Two ads come to mind for Advent. The man with the ball-point pen and the spare pair of socks who is writing the speech for his daughter’s wedding. She is four! But the message of the ad is – he hasn’t got insurance. We do so much foostering around, all of us – we get lost in the details of life and forget to look at the bigger issues. God has gone missing. And definitely isn’t missed. The second ad – tells the story of the children in the car: “Are we there yet. Are we there yet?” It is the impatience of life. Rushing and stressing. The oasis (of God today) which is the neglected moment. In Church life we are busy. And the whole world is collapsing. The priests are ageing. There are no replacements. Parishes are amalgamating. It is impossible to carry on as we did. Savour the moment. Enjoy the opportunity. So much of the accumulated accoutrements only get in the way of God!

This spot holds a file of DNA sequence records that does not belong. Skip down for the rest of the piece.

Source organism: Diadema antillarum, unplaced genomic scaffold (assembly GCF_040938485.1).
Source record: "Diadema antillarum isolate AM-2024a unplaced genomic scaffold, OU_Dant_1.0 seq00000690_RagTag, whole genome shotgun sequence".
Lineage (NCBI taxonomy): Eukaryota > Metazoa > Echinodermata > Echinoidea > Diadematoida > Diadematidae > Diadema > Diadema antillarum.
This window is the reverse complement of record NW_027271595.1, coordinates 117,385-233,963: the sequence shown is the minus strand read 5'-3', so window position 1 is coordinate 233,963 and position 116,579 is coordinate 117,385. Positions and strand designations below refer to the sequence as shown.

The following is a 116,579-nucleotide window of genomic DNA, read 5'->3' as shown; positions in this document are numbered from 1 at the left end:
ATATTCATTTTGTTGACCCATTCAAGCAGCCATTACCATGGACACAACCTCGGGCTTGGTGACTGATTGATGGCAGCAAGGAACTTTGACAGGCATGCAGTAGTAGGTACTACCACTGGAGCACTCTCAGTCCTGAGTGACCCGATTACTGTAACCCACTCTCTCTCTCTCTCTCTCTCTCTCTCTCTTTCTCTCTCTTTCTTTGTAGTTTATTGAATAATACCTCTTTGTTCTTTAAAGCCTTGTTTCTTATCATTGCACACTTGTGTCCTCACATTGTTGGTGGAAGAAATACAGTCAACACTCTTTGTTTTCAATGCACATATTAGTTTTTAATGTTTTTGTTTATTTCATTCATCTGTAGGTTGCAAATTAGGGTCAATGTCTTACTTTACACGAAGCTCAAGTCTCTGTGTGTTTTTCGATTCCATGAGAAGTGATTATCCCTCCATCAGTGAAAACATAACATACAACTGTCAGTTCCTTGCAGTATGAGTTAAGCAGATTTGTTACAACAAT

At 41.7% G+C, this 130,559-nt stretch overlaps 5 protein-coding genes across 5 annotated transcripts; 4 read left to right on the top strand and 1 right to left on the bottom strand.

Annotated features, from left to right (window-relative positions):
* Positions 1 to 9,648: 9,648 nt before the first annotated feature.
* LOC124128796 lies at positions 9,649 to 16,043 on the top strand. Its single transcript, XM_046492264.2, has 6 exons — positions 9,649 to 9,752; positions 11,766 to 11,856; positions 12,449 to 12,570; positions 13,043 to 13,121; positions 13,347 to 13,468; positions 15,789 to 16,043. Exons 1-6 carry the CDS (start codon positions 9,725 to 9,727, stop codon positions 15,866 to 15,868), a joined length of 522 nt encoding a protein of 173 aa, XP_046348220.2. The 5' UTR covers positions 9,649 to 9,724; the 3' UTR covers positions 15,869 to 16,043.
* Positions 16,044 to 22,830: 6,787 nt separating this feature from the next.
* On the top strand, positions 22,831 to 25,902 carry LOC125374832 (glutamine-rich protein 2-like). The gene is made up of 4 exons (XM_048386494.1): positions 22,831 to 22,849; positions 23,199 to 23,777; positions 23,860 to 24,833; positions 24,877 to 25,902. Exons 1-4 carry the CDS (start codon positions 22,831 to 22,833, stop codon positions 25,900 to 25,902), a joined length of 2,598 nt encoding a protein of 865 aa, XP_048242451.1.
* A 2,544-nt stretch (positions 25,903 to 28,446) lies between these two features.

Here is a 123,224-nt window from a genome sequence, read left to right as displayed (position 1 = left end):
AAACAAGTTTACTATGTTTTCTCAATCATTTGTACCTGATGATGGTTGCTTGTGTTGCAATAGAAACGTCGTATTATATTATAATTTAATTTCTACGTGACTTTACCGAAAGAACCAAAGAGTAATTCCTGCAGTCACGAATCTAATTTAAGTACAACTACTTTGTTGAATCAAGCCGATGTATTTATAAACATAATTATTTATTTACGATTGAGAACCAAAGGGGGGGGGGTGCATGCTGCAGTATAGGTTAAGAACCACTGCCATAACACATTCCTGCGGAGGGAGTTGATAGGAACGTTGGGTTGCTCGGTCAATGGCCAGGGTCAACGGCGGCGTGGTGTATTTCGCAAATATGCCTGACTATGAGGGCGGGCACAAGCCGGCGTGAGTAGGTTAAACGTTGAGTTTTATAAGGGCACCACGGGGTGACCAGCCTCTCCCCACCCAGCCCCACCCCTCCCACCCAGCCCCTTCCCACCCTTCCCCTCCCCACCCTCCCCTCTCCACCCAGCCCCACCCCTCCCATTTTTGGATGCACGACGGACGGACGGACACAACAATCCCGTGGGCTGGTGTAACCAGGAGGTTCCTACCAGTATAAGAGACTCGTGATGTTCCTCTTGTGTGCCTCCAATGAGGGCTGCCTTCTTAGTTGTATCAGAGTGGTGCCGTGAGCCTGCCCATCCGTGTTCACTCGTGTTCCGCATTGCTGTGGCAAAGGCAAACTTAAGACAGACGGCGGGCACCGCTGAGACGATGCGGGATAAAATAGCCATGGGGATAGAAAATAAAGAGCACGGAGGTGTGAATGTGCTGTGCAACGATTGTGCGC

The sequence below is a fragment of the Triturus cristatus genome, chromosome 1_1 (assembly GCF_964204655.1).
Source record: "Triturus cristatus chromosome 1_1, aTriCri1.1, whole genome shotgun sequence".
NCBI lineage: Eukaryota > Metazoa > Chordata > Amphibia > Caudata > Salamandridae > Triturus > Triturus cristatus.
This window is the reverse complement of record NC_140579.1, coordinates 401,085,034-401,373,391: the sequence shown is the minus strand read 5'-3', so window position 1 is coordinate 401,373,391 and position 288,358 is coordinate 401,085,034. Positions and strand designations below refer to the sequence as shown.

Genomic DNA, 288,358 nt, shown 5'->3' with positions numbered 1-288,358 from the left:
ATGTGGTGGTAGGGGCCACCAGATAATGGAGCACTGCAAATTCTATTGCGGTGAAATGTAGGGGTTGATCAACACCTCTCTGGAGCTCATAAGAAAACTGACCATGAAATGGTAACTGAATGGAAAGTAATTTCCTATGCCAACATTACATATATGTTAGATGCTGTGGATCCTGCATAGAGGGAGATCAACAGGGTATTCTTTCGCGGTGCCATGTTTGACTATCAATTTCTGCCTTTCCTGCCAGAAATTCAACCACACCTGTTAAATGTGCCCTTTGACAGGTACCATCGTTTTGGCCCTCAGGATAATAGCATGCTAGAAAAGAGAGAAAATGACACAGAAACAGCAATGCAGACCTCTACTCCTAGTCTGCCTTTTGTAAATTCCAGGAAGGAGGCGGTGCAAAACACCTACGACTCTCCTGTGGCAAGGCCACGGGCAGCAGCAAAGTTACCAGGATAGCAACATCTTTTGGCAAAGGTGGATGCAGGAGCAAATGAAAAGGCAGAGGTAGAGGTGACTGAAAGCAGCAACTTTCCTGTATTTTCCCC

Have a look at the Mass we have created. It is unwieldly. It staggers under the weight of words. The congregations are often passive. The homilies are too holy. There is no real connection with the life experience of the people present. They don’t take part. Or have their say. The whole Sacramental system set up – is too tidy. Is it ever a Sacrament? I prefer Augustine’s 100s of sacraments. Or the clutter of virgins and celibacy and only men as ordained priests – all of them needs to be pruned and changed. We need to dismantle much of what we have done and let God dance in the ordinary. So we are writing speeches for that wedding (or something similar) ….. Or asking- are we there yet? …. Advent is the Sacred Space of the present. Gratitude for God in our history. Awareness of God now. Humility is essential in looking into the future.